When Mr. Norrell announces himself as the only practical magician in England, proved with astonishing feats of his skill, all of that changes. Mr. Norrell seeks to restore magic to England, yet he fears sharing his fame and importance with anyone else and hordes his magical knowledge. Until, that is, he meets Jonathan Strange, a practical magician with astonishing natural talent but also burdened with a wife and carrying opinions about magic that Norrell is hard-pressed to keep silent.
This novel is written in the wonderful style of classic British literature embellished with an amazing combination of history and fantastical reimagining. For new readers, be warned: this is a thick and slow-paced book. Enjoy it for its characterization, the unique and fleshed out world, and the plot that slowly unfolds with articulate care. (less)
This is perhaps my favorite of the Temeraire books so far. I absolutely love the way it ends, leaving me dying to read the next installment.
In this fo...moreThis is perhaps my favorite of the Temeraire books so far. I absolutely love the way it ends, leaving me dying to read the next installment.
In this fourth book in the Temeraire series, Laurence and his Celestial dragon Temeraire return to England to discover that all the British dragons are afflicted by a mysterious illness. And the disease has already started to take casualties. Desperate for a cure, Temeraire and his crew return to Africa, where they believe Temeraire himself was inadvertently cured of the disease while they were passing through Cape Town on their way to China two books prior.
I listened to this book in audio on this second read-through, as a refresher before I read the next book in the series. The only downside to the audio version is that there are a few parts in the novel where Novik jumps around in time, and I found these moments very disconcerting and confusing. At one point, I actually thought that I was missing several tracks and set the book aside for about a week while I rechecked it out from the library to try and resolve the issue. Only to discover, of course, that I had not missed any tracks. Such leaping through time works well enough in print but not so well, sometimes, in audio.(less)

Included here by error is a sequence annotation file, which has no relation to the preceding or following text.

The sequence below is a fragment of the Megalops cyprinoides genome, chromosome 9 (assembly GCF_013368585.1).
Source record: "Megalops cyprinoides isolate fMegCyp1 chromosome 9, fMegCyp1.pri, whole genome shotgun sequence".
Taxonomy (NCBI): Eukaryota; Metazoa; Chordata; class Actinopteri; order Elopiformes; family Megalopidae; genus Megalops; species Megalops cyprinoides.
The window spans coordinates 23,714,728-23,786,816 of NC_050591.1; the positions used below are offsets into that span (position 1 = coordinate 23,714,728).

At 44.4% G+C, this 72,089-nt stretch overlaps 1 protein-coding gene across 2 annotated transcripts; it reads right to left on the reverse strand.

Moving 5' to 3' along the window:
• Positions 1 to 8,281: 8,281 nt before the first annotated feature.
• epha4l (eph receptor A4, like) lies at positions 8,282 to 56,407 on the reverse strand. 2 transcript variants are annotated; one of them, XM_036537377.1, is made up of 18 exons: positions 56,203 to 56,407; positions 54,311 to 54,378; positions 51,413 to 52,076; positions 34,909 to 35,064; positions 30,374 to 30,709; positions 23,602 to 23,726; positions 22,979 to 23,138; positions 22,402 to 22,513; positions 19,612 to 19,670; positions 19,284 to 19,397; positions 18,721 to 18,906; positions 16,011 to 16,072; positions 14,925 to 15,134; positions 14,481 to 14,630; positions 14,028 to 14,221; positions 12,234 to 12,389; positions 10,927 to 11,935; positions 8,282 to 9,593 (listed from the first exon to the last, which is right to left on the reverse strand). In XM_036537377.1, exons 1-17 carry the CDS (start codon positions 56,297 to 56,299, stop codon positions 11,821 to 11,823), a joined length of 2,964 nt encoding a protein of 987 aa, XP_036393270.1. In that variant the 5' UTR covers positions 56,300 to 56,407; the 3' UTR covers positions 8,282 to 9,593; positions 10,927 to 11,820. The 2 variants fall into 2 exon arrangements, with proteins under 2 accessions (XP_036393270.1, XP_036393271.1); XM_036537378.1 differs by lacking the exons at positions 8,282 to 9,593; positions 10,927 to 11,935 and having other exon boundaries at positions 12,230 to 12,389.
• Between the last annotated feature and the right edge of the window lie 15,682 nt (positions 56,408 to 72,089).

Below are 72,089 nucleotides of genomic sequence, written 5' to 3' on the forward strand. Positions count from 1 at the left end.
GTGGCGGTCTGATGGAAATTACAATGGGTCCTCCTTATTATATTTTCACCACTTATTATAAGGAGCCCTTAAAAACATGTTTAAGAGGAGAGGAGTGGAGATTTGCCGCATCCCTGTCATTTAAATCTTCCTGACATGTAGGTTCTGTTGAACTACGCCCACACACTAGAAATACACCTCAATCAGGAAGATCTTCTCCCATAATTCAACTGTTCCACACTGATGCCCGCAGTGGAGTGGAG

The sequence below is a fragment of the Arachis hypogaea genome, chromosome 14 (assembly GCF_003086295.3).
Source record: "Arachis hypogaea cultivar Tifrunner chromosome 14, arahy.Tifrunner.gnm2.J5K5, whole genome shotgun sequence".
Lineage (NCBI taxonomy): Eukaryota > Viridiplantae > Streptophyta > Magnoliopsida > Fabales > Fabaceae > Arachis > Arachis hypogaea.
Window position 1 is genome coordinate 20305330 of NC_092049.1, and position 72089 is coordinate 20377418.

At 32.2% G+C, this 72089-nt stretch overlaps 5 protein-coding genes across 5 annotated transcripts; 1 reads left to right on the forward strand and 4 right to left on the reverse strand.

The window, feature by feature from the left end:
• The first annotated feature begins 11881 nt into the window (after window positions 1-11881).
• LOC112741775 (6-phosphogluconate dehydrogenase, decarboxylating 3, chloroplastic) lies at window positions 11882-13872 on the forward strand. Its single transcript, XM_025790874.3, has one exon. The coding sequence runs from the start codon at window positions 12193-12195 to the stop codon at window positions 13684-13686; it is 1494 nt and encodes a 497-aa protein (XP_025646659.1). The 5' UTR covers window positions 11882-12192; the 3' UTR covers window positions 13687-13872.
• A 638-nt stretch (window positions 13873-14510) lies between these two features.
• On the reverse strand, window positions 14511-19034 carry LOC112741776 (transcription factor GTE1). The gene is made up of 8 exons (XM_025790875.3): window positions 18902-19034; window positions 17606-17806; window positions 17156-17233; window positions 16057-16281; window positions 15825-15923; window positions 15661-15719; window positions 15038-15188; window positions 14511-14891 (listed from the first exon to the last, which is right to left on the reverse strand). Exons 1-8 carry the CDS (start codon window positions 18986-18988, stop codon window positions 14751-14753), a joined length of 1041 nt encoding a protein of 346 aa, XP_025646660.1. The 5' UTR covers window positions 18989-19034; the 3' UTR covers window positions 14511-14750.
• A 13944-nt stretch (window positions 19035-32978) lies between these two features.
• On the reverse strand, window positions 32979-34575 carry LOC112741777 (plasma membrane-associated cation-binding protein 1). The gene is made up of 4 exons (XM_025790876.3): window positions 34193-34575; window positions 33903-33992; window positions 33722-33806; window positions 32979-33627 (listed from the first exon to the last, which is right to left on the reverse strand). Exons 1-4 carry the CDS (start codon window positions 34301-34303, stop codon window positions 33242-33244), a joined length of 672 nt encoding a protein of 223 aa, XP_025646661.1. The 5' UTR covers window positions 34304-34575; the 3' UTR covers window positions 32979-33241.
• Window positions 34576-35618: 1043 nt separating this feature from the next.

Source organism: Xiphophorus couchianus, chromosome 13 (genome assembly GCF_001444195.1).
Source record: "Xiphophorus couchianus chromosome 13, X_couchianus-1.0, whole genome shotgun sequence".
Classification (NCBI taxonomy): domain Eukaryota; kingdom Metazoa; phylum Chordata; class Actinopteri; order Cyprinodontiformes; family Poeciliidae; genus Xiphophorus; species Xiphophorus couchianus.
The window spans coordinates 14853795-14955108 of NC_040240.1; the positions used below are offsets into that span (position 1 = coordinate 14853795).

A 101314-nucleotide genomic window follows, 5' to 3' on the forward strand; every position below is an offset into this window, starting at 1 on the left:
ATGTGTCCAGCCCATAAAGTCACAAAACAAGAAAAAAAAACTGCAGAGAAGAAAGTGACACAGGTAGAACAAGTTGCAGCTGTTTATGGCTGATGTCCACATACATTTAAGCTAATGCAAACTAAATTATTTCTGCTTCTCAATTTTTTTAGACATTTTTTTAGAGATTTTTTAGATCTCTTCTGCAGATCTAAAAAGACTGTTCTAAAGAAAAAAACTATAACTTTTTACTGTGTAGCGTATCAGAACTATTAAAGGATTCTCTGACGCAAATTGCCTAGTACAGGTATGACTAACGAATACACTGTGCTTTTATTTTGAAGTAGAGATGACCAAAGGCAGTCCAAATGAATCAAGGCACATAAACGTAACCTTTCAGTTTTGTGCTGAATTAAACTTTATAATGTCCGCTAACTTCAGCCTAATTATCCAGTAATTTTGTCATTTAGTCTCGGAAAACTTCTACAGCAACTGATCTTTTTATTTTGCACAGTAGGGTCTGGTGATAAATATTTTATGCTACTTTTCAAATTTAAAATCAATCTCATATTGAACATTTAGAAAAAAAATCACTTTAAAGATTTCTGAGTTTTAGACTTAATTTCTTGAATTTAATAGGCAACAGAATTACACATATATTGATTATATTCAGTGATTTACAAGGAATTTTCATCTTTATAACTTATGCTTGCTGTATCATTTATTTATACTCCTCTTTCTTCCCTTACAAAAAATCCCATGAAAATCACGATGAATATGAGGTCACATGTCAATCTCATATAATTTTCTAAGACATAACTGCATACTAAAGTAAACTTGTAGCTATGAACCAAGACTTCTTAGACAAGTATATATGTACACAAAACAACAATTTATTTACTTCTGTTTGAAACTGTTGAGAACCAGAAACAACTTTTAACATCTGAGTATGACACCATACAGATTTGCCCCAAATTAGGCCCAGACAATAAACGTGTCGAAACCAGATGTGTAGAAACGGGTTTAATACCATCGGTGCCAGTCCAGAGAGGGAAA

This was by far my favorite of L'Engle's Time series. Sandy and Dennys, the Murry twins and most normal of the family, accidentally travel back to bib...moreThis was by far my favorite of L'Engle's Time series. Sandy and Dennys, the Murry twins and most normal of the family, accidentally travel back to biblical times when people lived for 700 years, and seraphim, nephilim, and unicorns walked among men. And God is just about to send a flood that will wipe out the entire human race.
Yes, Sandy and Dennys have landed in the time of Noah and the Ark. And they must help his family during this "time of change" when the future seems very uncertain and the boys aren't sure if they'll ever find a way home.